"I have been wanting to volunteer ever since I was in junior high," says Maegen Anderson, a recent college grad and member of First Congregational UCC in Bakersfield, Calif.
Anderson, along with longtime friend, Christopher Charney, volunteered through the UCC's Partners in Service program at Overlook Farm's Heifer Learning Center in Rutland, Mass. She and Charney were trained as education volunteers to welcome the many church and school groups of all ages who come to Overlook Farm.
"We give them a tour of the farm where we talk about our 3 acres of organic gardens, plus the benefits we get from all kinds of livestock," says Anderson. "[The farm has] a camel, llamas, alpacas, cattle … just about any kind of animal that Heifer gives, we have here."
The five-month-long assignment was a natural answer to Anderson's yearning to make a difference in the world. "I, like so many people in the U.S. have been so privileged. ...It's our turn to give back to the rest of the world."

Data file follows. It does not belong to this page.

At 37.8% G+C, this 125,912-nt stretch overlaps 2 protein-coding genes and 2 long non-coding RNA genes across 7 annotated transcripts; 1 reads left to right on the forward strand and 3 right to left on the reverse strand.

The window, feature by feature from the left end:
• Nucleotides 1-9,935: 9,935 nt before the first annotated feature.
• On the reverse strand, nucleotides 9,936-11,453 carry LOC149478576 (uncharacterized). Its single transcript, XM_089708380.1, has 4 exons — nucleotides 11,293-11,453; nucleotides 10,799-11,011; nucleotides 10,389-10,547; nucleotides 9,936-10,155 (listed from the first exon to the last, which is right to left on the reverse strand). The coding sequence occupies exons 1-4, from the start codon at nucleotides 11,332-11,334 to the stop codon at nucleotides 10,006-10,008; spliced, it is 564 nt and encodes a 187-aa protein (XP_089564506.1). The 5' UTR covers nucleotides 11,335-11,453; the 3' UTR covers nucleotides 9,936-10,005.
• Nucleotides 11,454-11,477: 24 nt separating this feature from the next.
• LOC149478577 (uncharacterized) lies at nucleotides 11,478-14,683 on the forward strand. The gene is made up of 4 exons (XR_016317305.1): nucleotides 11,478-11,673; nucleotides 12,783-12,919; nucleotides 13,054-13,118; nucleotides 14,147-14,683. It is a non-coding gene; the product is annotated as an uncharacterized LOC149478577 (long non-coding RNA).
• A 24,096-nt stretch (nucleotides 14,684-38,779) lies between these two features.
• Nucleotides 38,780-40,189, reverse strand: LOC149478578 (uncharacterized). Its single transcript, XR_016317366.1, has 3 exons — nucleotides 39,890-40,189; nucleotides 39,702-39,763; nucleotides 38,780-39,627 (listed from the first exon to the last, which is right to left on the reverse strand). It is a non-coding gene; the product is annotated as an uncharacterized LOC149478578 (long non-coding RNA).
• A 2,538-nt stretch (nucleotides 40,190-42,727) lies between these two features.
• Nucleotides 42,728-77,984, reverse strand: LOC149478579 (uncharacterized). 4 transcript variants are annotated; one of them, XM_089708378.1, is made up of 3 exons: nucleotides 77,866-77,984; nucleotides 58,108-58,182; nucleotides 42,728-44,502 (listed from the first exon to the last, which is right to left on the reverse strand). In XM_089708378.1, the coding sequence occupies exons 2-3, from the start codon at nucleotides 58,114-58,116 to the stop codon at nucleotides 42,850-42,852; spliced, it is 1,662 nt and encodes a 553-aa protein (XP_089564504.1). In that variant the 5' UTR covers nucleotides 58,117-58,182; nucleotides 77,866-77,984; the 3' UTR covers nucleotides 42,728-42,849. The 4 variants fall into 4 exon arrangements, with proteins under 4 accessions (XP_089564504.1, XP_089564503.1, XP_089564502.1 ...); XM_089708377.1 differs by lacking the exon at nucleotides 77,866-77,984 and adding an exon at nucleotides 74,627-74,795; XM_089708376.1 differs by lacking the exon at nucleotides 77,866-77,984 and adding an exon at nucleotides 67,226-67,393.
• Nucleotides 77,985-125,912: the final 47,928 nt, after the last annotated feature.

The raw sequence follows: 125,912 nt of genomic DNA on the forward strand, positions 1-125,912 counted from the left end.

Besides falling in love with the animals she helps care for each day, Anderson says the best part of her volunteer assignment is being there for what she calls "a-ha moments."
"We have a lot of middle school age groups that come, a lot of them from pretty nice, privileged areas," she says. "When they learn that the U.S. has 5 percent of the world's population, but is consuming over 30 percent of the world's resources, their eyes … you really can notice that they are coming to realizations that they have never thought of before."
When guests at the ranch stay overnight in the farm's Global Village, more realizations occur.
"[Guests] might be staying in the Guatemala house, which is water-proof, but they are still sleeping on a dirt floor. They wake up and realize that this is not just a fun camping experience, but this is how other people are living every day," Anderson says. "And that is why it is important to be helping them."